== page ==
Charter schools could siphon off needy kids’ funding
7 March 2013
Charter schools could siphon off needy kids’ funding – Green Party media release
The National Government’s charter schools experiment has hit a new low as documents reveal that funding for children with specialist education needs could be siphoned off by the school and spent however it wants, the Green Party said today.
“National and Act have gone out of their way to remove from charter school pupils the protections and guarantees of a good education that other kiwi children have,” Green Party Co-leader and Education Spokesperson Metiria Turei said.
“The Government’s Partnership Schools application form reveals it intends to give charter schools huge upfront payments to run their schools including ‘support funding’ payments usually intended for needy learners.
“None of this money is tagged. It makes it possible for corporate schools to literally siphon off the funding meant for children with learning difficulties to do anything it wants with it,” Mrs Turei said.
“A school of about 500 would be paid $180,000 upfront in ‘support funding’, which includes special education assistance for its pupils, with no obligation to spend that money on kids who need it.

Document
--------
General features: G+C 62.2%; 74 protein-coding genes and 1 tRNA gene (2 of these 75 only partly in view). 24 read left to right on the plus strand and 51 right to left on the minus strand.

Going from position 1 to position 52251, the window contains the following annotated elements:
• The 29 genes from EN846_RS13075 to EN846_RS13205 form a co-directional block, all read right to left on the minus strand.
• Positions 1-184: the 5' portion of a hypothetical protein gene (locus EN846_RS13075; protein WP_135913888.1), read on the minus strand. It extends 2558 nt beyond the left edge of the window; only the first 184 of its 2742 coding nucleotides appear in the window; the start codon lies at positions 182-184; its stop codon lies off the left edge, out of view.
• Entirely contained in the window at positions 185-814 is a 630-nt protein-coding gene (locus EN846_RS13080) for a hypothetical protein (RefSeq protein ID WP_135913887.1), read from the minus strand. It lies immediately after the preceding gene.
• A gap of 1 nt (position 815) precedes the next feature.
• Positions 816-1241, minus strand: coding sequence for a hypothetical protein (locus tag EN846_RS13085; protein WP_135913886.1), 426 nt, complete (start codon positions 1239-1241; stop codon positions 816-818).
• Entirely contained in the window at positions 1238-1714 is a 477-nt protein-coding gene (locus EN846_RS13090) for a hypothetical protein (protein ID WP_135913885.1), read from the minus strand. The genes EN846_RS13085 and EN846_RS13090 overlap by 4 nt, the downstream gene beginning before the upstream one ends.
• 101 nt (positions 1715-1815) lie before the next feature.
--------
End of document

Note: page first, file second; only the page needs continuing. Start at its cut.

“Kids whose needs are too expensive or difficult could become entirely dispensable.”
The application explains that other state schools currently receive a ‘considerable amount’ of centrally funded support on a targeted basis to individual students, teachers and schools, including money for special education assistance, professional development and even truancy help.
all this support would be provided on a ‘cashed up
basis’ to charter schools, and no funding would be
Higher needs pupils, however, who attract ORRS funding will still be funded centrally.
“We already have insufficient support for kids with special education needs, but to not tag any of this funding is totally counter to the needs of our most vulnerable learners,” Mrs Turei said.
“These documents reveal an ugly corporate model where untrained people take classes, student success is measured as a ‘Key Performance Indicator’ and the individual child’s needs could be completely ignored,” Mrs Turei said.
“They even leave open the prospect of little primary school kids being forced to sit at their desks till 5pm each day if that’s what their school boss wants. No maximum school day hours are stipulated in the agreement.
“The fact the National Government has invited applications for charter schools before MPs have even finished hearing submissions on the controversial model shows utter contempt, not just for kids, but for democracy itself,” Mrs Turei said.